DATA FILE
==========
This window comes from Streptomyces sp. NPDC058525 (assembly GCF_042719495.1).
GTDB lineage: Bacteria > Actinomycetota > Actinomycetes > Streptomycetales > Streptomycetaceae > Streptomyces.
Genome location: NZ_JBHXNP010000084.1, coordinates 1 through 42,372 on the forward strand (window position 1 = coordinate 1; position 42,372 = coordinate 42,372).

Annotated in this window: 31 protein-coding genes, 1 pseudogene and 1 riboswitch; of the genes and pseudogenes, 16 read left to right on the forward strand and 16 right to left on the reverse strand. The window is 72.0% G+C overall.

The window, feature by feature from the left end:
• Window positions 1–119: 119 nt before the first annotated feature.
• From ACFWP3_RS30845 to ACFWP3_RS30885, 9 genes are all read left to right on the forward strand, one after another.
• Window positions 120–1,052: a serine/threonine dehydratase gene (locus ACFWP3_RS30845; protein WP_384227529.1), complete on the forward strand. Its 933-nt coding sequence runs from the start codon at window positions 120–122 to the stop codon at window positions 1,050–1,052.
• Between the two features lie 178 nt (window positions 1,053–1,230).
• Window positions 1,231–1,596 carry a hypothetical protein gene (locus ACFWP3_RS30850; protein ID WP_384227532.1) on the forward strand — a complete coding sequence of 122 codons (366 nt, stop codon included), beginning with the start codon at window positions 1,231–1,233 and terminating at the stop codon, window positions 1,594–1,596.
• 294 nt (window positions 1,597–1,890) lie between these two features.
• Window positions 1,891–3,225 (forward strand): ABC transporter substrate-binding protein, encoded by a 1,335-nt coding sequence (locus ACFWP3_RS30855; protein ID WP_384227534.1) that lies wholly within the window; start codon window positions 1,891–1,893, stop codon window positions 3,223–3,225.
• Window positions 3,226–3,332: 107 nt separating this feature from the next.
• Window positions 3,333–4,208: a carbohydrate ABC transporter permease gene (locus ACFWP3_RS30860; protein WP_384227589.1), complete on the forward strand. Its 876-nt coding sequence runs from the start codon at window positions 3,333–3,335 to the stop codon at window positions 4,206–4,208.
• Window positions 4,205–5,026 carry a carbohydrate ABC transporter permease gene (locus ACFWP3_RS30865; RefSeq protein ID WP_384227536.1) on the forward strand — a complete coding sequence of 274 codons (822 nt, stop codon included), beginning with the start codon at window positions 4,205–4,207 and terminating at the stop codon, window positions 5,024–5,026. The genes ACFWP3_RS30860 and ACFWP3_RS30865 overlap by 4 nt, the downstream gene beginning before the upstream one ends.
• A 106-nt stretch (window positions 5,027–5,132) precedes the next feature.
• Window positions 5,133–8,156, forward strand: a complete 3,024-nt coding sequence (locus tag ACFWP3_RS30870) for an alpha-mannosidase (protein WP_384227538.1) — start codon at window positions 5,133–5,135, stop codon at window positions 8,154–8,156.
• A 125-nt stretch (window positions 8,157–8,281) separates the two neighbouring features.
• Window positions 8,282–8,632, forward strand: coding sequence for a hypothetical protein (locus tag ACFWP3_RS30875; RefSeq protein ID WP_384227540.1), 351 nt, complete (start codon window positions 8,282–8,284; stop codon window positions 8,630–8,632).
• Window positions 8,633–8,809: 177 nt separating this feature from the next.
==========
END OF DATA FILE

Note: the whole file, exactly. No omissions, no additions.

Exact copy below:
This window comes from Streptomyces sp. NPDC058525 (assembly GCF_042719495.1).
GTDB lineage: Bacteria > Actinomycetota > Actinomycetes > Streptomycetales > Streptomycetaceae > Streptomyces.
Genome location: NZ_JBHXNP010000084.1, coordinates 1 through 42,372 on the forward strand (window position 1 = coordinate 1; position 42,372 = coordinate 42,372).

Annotated in this window: 31 protein-coding genes, 1 pseudogene and 1 riboswitch; of the genes and pseudogenes, 16 read left to right on the forward strand and 16 right to left on the reverse strand. The window is 72.0% G+C overall.

The window, feature by feature from the left end:
• Window positions 1–119: 119 nt before the first annotated feature.
• From ACFWP3_RS30845 to ACFWP3_RS30885, 9 genes are all read left to right on the forward strand, one after another.
• Window positions 120–1,052: a serine/threonine dehydratase gene (locus ACFWP3_RS30845; protein WP_384227529.1), complete on the forward strand. Its 933-nt coding sequence runs from the start codon at window positions 120–122 to the stop codon at window positions 1,050–1,052.
• Between the two features lie 178 nt (window positions 1,053–1,230).
• Window positions 1,231–1,596 carry a hypothetical protein gene (locus ACFWP3_RS30850; protein ID WP_384227532.1) on the forward strand — a complete coding sequence of 122 codons (366 nt, stop codon included), beginning with the start codon at window positions 1,231–1,233 and terminating at the stop codon, window positions 1,594–1,596.
• 294 nt (window positions 1,597–1,890) lie between these two features.
• Window positions 1,891–3,225 (forward strand): ABC transporter substrate-binding protein, encoded by a 1,335-nt coding sequence (locus ACFWP3_RS30855; protein ID WP_384227534.1) that lies wholly within the window; start codon window positions 1,891–1,893, stop codon window positions 3,223–3,225.
• Window positions 3,226–3,332: 107 nt separating this feature from the next.
• Window positions 3,333–4,208: a carbohydrate ABC transporter permease gene (locus ACFWP3_RS30860; protein WP_384227589.1), complete on the forward strand. Its 876-nt coding sequence runs from the start codon at window positions 3,333–3,335 to the stop codon at window positions 4,206–4,208.
• Window positions 4,205–5,026 carry a carbohydrate ABC transporter permease gene (locus ACFWP3_RS30865; RefSeq protein ID WP_384227536.1) on the forward strand — a complete coding sequence of 274 codons (822 nt, stop codon included), beginning with the start codon at window positions 4,205–4,207 and terminating at the stop codon, window positions 5,024–5,026. The genes ACFWP3_RS30860 and ACFWP3_RS30865 overlap by 4 nt, the downstream gene beginning before the upstream one ends.
• A 106-nt stretch (window positions 5,027–5,132) precedes the next feature.
• Window positions 5,133–8,156, forward strand: a complete 3,024-nt coding sequence (locus tag ACFWP3_RS30870) for an alpha-mannosidase (protein WP_384227538.1) — start codon at window positions 5,133–5,135, stop codon at window positions 8,154–8,156.
• A 125-nt stretch (window positions 8,157–8,281) separates the two neighbouring features.
• Window positions 8,282–8,632, forward strand: coding sequence for a hypothetical protein (locus tag ACFWP3_RS30875; RefSeq protein ID WP_384227540.1), 351 nt, complete (start codon window positions 8,282–8,284; stop codon window positions 8,630–8,632).
• Window positions 8,633–8,809: 177 nt separating this feature from the next.